Looking back 100 years, music in 1920.

Well, it’s the year 2020, and that means The Roaring Twenties were officially one hundred years ago! Thinking about this led me to diving into just what people were listening to in 1920. What passed for entertainment?

Although the radio had been invented in 1895 by Marconi, it wasn’t until 1913 when an American, Edwin Armstrong invented a circuit that made long range transmissions more practical. Early radios also did not have speakers, until they were later fitted with vacuum tubes that could power them. Until that point the listener had to listen on headphones. The first radio station licensed was KDKA (Pittsburgh, PA.)*. Up until this point not many homes had radios because there wasn’t much to listen to. It was the domain of engineers and hobbyists. The first broadcast of KDKA was the election results of November, 1920 where Warren G. Harding won the Presidency of the United States. ( m.american-historians.org.) Within just four years of this first commercial station, 600 stations had sprung up across the country! (www.pbs.org)

A 1920’s radio.

Now this is possibly a bigger deal than it may seem at first. For the first time, a whole nation was hearing the same songs, the same news, and enjoying the same on-air skits (at least when NBC, etc. began syndicating). Just a short time before, a rural family in Kansas was never going to hear popular Broadway tunes performed by a full band. Now the whole country could. This literally led to a “collective culture”. In a way it may have helped bring Americans together with a more uniform sense of identity. The only thing that could do that before mass communication was war.

In most homes in 1920 there would have been a piano if you could afford one, or perhaps a parlor-guitar. Most families had one or two members who could play an instrument. The phonograph, had been around for some time, and until 1920 the music business was dominated by song publishing firms, not record labels. Sheet music often outsold records. These early recordings were performed live in a room and captured on rudimentary microphones. Things like multi-track recording and overdubs were still some years away.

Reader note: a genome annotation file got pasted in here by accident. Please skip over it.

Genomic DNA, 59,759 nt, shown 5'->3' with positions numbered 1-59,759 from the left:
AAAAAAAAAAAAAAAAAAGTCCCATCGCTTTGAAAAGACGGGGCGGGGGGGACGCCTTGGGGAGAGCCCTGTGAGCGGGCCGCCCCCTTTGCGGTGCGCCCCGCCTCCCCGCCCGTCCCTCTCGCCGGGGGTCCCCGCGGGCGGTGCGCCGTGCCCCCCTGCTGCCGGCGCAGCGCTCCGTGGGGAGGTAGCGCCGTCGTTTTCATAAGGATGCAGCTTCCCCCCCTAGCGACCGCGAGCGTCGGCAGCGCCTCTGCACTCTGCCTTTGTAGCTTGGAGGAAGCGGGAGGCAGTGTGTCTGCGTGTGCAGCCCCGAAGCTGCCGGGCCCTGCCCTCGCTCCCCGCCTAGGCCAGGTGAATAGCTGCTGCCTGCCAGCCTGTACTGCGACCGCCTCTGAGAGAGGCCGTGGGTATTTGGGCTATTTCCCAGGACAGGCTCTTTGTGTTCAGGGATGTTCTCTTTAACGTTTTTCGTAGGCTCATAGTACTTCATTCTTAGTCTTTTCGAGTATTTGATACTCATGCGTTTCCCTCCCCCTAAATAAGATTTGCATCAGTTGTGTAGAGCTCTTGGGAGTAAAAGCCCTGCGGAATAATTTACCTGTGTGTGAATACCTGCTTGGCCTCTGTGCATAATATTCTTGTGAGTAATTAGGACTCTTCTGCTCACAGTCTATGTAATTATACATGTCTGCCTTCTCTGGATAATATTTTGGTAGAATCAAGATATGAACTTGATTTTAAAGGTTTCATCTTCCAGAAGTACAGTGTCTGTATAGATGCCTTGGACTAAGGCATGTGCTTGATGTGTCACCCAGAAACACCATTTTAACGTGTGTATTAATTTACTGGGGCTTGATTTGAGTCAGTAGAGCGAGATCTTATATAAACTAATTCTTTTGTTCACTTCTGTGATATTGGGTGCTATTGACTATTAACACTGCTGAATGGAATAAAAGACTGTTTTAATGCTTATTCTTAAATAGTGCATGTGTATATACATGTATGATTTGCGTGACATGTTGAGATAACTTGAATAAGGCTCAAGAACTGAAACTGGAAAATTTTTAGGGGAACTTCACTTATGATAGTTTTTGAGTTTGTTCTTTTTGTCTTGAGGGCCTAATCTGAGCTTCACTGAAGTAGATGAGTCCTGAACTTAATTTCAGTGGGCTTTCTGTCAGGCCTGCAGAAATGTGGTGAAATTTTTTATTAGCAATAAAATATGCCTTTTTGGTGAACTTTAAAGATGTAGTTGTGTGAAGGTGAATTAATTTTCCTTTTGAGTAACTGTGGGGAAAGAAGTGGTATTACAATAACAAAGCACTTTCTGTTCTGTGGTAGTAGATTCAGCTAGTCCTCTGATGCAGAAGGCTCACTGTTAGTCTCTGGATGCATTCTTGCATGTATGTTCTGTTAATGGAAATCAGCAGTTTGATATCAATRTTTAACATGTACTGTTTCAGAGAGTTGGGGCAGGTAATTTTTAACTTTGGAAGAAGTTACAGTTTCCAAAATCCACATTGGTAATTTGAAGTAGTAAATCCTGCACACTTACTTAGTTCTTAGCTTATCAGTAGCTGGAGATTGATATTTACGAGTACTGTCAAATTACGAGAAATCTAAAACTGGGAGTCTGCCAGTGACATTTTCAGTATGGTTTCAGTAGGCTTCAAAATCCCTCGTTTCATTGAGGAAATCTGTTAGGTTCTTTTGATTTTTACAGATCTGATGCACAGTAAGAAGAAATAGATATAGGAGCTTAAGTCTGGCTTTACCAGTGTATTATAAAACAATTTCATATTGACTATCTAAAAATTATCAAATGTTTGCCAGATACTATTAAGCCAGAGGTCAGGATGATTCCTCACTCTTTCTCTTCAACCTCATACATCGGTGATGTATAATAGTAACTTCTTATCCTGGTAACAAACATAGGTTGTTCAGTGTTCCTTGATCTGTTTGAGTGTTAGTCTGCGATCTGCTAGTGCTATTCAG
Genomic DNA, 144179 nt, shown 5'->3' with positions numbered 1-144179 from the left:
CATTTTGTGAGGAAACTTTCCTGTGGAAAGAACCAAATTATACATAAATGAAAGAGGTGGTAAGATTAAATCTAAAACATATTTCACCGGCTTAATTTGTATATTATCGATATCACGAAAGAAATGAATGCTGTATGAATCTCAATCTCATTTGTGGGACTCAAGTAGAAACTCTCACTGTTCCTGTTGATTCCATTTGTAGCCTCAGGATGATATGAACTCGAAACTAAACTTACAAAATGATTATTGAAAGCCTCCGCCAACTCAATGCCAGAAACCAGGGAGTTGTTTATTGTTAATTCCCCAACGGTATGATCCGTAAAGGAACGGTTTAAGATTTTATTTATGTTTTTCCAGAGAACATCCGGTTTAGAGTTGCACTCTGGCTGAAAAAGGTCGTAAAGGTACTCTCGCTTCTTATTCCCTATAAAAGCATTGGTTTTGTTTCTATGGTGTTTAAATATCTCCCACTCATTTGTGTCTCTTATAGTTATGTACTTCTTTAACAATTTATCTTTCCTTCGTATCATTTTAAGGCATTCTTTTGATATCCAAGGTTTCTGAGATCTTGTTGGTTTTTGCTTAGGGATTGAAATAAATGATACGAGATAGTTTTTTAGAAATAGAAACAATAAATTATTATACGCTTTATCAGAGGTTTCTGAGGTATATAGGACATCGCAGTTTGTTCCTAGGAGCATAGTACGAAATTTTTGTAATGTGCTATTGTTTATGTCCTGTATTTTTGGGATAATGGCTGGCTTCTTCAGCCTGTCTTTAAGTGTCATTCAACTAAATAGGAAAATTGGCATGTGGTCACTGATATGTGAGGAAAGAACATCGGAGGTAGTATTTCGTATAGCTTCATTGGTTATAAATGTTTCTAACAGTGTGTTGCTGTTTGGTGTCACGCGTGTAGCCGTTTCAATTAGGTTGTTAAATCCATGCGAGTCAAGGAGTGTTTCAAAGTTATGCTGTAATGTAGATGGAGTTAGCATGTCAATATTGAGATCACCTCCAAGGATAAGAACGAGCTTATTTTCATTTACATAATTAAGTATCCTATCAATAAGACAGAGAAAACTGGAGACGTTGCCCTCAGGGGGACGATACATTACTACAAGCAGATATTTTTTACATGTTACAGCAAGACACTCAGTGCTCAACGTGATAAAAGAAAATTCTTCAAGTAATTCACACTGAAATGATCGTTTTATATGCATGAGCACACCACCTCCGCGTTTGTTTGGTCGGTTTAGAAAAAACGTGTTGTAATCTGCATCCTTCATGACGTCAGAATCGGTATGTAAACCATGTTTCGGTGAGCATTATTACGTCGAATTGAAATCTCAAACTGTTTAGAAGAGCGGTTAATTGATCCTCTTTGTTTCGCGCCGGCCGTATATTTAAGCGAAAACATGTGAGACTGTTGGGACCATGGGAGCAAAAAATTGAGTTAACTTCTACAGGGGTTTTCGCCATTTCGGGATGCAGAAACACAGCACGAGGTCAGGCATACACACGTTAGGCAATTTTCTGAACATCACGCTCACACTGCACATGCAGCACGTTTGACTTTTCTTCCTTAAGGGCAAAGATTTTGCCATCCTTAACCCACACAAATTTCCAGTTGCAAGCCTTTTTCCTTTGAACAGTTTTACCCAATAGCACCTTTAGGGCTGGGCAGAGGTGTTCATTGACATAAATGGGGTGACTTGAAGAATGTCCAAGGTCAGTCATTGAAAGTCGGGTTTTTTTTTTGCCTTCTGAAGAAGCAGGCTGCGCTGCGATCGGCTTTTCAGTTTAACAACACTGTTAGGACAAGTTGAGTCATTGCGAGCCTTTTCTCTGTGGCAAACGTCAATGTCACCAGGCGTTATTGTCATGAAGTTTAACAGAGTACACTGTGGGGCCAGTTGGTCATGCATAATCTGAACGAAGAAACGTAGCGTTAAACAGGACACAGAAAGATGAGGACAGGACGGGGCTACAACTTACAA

Of note is that Jazz had really started gaining momentum after World War One. With radio and records, it would spread much more rapidly across the nation than ever possible before. This was the first time in history that other musicians could learn music and styles from people they had never seen play! It’s actually rather remarkable when you think about it.

Here is a look at the top five songs of the year 1920. (https://tarot.info>music>yr1920)

  1. Al JolsonSwanee
  2. Paul Whiteman Whispering
  3. Mamie SmithCrazy Blues
  4. Ted Lewis and his Orchestra When My Baby Smiles at Me.
  5. Ben SelvinDardenella
Mamie Smith.

What is interesting, is that here one hundred years later we are embarking on an exact reversal of this “collective culture”. With infinite choices, people are no longer confined to Top 40 radio, and the “Big Three” television networks. Everyone is streaming their own particular favorites, no matter how obscure. You can listen to a Scandinavian Death Metal band one minute, and then listen to the latest mix of the song you wrote yourself on Spotify. You can do all this while streaming episodes of Magnum P.I. from 1981. I cut the cord on Cable some time ago and have not missed it a bit. So the point is, although the internet has made the world a smaller place in many ways, it has also made it a much, much bigger one. In the year 2120, someone will thought-transfer some data into your grandchildren’s skulls about how quaint it was that in 2020, I had to type this.

* Prominent radio personality and historian Donna Halper was nice enough to point out that my assertion that KDKA was the first radio station is actually flawed. Although I referenced multiple sources, this seems to be a classic example of “Don’t believe everything on the internet”. Her excellent piece addressing this and more can be found here:

https://www.thebdr.net/articles/prof/history/DiggingTruth.pdf

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